Google Tango’s advancements raises questions about Apple’s innovation

Google Tango is on the verge of changing smartphones as radically as GPS did, raising the question: Has Apple lost its innovative impact?

Google Tango’s advancements raises questions about Apple’s innovation
Karou Kawashima via Wikimedia (Creative Commons BY or BY-SA)

I’m going to make a prediction. Within 18 months after the next circuit shrink and iteration of the Google Tango technology, at least 20 percent of Android Phones will include Tango features as a standard feature, maybe sooner.

Google Tango, a technology platform that uses computer vision to allow mobile devices to detect their position relative to the world around them, will dramatically change augmented reality (AR). In doing so, it will leave the iPhone and iPad in its AR dust.

+ Also on Network World: Lenovo wants consumers to take Google Tango for granted, so does Google +

When Tango becomes a standard smartphone feature like GPS, it will entirely change AR experiences like Pokémon Go, at least on Android phones. Pokémon characters will actually stand on the surfaces where the GPS put them. The game’s developers could even make the characters aware of objects such as walls and furniture. Your Pokémon character might even take a seat in Starbucks next to you when you take a break from gaming for a Vanilla Sweet Cream Cold Brew.

How Tango works

Tango is an assembly of components—three different camera technologies, sensors and software—that gives a mobile device human-like perception of space. It understands 3D the same way as a human, but better, because it doesn’t have to estimate height, length and width. It knows the object is 32.2 inches by 12.8 inches by 16.3 inches.

Using an Android device with a built-in Tango feature like a looking glass, virtual objects can be rendered into the reality seen through the device screen. Two short videos of the Wayfair (23 secs) and Lowes (47 secs) apps explain these capabilities. And the MIT Technology Review published an excellent story today that explains many of the details.

Apple has lost its innovative mojo 

Tango’s advancements highlight Apple's loss of innovative mojo. Apple isn’t producing new products or new categories of revenue. The Apple iWatch, Apple's last product introduction a year and a half ago, followed the industry and didn't pack a revenue punch to thwart the decline in iPhone unit shipments. Before the iWatch, Apple gave us the iPad—six years ago. 

Deutsche Bank analyst Sherri Scribner confirmed Apple's dilemma in a report:

“However, we continue to worry about slowing smartphone growth and elongating refresh cycles in mature markets. Given these long-term challenges, we continue to view future growth as more challenged, and see current valuations as fair.”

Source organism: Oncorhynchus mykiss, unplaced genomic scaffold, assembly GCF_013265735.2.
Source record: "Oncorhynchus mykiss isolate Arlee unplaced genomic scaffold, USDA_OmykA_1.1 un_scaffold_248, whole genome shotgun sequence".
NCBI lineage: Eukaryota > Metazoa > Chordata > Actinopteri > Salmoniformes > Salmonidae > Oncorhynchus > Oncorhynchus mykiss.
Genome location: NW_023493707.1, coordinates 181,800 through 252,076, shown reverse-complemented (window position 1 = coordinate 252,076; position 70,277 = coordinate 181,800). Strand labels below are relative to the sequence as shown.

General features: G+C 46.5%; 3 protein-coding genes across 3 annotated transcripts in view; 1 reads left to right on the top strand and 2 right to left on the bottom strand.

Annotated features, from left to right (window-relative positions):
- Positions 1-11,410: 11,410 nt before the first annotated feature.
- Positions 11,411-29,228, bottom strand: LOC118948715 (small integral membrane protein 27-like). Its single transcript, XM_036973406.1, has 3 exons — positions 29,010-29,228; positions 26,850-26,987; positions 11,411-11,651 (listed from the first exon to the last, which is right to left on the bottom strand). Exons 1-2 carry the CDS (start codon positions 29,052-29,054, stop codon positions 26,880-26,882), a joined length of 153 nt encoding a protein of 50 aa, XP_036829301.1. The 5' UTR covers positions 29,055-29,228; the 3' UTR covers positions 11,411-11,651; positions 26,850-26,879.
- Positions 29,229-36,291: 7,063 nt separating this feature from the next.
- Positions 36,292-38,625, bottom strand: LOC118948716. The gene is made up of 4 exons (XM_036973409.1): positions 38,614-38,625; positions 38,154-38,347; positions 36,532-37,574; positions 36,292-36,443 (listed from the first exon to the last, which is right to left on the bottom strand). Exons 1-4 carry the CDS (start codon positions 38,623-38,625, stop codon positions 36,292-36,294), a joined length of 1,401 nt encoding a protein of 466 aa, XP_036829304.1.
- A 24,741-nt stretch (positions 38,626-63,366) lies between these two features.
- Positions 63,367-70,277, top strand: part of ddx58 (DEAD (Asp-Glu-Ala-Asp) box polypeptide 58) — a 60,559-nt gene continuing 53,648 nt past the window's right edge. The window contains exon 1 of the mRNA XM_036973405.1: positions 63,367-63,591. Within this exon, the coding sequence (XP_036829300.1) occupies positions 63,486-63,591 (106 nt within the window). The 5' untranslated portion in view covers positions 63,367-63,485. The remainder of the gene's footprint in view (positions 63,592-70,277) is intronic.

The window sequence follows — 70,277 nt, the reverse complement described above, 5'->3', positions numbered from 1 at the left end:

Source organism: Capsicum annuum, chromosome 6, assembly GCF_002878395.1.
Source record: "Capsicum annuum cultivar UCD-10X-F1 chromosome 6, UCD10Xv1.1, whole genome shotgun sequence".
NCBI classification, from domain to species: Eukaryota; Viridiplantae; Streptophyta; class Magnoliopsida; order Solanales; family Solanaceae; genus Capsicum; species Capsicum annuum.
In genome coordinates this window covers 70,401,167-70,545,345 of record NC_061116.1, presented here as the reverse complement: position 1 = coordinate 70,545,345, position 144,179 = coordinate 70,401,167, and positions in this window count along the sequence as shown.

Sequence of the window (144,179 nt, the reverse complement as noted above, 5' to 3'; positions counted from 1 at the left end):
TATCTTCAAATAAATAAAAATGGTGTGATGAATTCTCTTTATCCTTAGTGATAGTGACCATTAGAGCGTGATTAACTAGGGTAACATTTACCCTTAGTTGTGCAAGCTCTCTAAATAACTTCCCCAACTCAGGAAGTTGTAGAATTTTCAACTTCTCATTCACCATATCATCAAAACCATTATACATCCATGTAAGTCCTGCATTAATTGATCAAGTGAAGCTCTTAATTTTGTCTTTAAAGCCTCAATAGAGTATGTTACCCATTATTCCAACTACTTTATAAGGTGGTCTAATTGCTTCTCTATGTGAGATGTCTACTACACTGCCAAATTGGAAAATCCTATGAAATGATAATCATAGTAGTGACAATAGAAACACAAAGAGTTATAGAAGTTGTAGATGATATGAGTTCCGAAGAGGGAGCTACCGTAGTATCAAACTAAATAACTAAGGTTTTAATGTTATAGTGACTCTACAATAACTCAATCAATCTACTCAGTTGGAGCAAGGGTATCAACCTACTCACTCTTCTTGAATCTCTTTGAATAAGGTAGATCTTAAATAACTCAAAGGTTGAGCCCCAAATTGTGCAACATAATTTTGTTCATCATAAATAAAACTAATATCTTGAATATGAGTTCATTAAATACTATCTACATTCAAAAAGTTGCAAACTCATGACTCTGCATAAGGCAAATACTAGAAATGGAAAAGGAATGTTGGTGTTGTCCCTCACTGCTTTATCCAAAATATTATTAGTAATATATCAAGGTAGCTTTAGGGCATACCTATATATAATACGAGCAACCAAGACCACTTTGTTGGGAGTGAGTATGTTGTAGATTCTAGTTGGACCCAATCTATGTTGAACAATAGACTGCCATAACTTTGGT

Innovation depends on open iteration with large communities. Apple refuses to engage in development outside of its secret labs, denying the company’s designers, engineers and developers a fertile source of knowledge that they could use to perfect new products.

Tango: The ugly duckling turned swan

When I first saw a Tango prototype at the MIT Media Lab three years ago, it barely ran for 30 minutes, became uncomfortably hot and was enclosed in a misshapen 3D-printed case to accommodate oversized hardware.

The developer edition table released two years ago was still misshapen to accommodate less oversized hardware, and it had a better, but still poor, battery life. Developers immediately understood this awkward-looking but amazing device. They bought them, met after work with other developers in coffee shops and bars, and hacked together on weekends. The Tango engineering team improved the Tango tablet, with bug reports and apps submitted by these passionate developers, all leading to an improved design. 

The Tango developer tablet grew into a swan. The Lenovo phablet phone, the Phab2, announced two months ago, is a much-refined version with a solid ergonomic design. The smaller hardware could now fit into a typical phablet form factor. A virtual dominoes app that was prototyped at a hackathon I organized last October was demoed by Lenovo during the introduction. 

Much refined, the Tango feature is like the GPS features of phones released three years ago. Power management and resolution have been improved. But to extend battery life, it might be wise to turn off the Tango feature, like what we used to do with GPS. The next iteration will improve the power efficiency again and users will forget to turn off the Tango feature, just like they forgot to turn off GPS when power management improved.

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When Tango features are a standard feature, users will start to look through their phones to interpret their surroundings and navigate precisely indoors—instead of holding their phones all of the time to text and Facebook, for example. Also, Tango might be integrated into other devices, such as AR headsets.

In the meantime, Apple innovates in secret to "create amazing products that you never knew you wanted but once you bought one, you couldn't believe you could live without it"—to paraphrase Apple CEO Tim Cook. 

It is unclear how Apple will build entirely new products, such as an autonomous car, its next AI platform or a response to Tango, without sharing and interacting with large like-minded communities. The next iPhone, iPad and Mac will be beautifully designed and engineered with amazing build quality. But these will be small overstated incremental innovations.

Voltaire said, "Perfect is the enemy of good," which is, in a nutshell, Apple's innovation problem.

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